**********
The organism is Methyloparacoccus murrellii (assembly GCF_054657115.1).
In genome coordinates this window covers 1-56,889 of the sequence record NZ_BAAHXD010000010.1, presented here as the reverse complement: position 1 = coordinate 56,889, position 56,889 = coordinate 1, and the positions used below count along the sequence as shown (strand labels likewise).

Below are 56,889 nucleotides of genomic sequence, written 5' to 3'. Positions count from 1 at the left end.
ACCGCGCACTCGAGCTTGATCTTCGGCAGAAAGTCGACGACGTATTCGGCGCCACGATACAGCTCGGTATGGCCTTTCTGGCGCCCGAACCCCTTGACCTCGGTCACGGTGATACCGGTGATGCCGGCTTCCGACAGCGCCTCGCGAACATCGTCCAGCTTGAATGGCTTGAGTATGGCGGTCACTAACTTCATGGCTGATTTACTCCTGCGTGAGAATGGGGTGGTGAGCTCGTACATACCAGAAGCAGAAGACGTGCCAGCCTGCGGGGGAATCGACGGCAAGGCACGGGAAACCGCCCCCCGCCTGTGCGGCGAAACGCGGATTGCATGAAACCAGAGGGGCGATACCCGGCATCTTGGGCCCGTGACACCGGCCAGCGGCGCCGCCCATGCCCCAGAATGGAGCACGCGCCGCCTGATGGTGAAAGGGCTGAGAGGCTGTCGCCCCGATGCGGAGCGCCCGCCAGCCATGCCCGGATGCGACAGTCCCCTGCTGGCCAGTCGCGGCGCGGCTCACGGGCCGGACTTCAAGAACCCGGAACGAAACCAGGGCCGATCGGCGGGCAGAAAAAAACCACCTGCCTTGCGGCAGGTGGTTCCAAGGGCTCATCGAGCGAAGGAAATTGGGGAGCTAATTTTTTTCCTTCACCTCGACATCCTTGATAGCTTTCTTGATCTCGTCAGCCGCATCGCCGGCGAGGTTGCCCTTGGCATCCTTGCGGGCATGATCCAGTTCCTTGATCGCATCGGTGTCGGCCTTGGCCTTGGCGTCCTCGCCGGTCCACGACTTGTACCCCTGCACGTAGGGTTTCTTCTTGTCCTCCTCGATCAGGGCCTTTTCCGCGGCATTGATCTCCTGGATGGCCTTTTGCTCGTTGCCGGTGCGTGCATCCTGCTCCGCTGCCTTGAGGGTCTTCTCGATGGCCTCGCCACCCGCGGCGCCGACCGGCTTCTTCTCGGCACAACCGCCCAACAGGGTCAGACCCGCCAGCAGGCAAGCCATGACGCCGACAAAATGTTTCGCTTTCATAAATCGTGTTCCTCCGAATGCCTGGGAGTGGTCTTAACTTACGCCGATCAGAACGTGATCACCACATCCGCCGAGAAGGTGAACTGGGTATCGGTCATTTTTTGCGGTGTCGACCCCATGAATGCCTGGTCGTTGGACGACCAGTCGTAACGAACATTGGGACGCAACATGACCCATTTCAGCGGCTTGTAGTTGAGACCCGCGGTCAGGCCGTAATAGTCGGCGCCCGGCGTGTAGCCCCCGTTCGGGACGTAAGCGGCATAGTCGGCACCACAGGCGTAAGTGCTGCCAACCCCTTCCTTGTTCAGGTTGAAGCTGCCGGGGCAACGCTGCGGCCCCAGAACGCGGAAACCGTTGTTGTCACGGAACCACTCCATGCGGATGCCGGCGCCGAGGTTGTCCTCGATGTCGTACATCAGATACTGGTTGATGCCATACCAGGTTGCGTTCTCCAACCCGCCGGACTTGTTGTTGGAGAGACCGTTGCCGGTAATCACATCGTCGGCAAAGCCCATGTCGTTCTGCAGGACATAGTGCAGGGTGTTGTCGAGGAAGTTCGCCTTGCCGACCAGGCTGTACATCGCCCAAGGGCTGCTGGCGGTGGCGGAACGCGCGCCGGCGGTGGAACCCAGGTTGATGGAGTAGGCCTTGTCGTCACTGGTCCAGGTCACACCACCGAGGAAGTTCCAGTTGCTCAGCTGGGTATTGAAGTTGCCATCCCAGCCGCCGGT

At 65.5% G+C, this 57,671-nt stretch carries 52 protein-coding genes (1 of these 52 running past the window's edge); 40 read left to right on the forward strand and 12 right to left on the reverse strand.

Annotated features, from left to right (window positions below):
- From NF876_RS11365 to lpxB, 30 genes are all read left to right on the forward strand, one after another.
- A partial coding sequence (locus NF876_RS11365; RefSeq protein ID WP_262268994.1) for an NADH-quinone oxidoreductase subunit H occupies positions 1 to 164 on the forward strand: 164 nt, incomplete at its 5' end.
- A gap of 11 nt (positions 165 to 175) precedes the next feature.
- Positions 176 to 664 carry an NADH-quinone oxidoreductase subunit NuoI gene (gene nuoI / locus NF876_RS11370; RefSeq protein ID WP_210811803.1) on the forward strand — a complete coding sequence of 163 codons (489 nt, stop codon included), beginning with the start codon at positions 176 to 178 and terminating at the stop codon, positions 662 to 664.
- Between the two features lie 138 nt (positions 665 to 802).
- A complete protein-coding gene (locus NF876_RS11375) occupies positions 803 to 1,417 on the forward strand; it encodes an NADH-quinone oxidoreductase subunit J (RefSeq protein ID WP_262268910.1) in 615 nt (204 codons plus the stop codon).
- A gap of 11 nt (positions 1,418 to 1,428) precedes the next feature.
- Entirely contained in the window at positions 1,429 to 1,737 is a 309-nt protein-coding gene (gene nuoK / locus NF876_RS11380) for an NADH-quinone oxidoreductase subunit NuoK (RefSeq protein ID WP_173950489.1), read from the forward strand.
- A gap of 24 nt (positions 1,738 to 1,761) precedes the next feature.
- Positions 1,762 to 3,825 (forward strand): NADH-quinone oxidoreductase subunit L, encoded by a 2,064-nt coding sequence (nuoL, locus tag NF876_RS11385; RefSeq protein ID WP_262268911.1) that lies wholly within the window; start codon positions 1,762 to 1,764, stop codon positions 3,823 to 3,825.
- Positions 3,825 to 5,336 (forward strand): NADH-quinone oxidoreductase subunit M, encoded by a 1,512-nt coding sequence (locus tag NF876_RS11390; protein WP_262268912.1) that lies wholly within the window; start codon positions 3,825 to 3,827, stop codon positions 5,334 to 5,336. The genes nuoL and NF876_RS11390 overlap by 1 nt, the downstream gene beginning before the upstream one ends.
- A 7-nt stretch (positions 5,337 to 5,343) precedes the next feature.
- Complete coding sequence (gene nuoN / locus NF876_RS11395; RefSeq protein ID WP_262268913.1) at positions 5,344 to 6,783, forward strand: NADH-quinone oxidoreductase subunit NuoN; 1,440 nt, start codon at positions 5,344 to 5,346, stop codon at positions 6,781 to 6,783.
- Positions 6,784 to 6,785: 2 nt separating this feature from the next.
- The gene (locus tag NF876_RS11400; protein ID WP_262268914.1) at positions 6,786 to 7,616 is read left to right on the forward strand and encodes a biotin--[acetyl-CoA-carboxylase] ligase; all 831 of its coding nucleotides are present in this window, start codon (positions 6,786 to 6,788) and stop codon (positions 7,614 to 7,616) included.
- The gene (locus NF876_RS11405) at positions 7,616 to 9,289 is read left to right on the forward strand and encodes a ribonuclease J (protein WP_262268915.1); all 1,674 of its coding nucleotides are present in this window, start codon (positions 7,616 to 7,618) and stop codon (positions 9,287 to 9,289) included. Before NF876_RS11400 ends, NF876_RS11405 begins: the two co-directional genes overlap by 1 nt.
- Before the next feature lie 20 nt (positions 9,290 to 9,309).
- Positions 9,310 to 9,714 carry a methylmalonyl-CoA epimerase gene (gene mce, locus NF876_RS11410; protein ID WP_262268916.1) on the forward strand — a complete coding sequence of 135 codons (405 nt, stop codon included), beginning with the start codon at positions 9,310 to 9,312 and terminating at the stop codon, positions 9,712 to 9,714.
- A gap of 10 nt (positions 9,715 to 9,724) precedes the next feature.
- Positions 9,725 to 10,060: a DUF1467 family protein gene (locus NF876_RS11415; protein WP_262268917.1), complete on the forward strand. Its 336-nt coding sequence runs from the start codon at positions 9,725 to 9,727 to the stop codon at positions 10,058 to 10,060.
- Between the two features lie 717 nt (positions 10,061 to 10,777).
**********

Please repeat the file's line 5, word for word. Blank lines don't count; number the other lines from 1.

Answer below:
At 65.5% G+C, this 57,671-nt stretch carries 52 protein-coding genes (1 of these 52 running past the window's edge); 40 read left to right on the forward strand and 12 right to left on the reverse strand.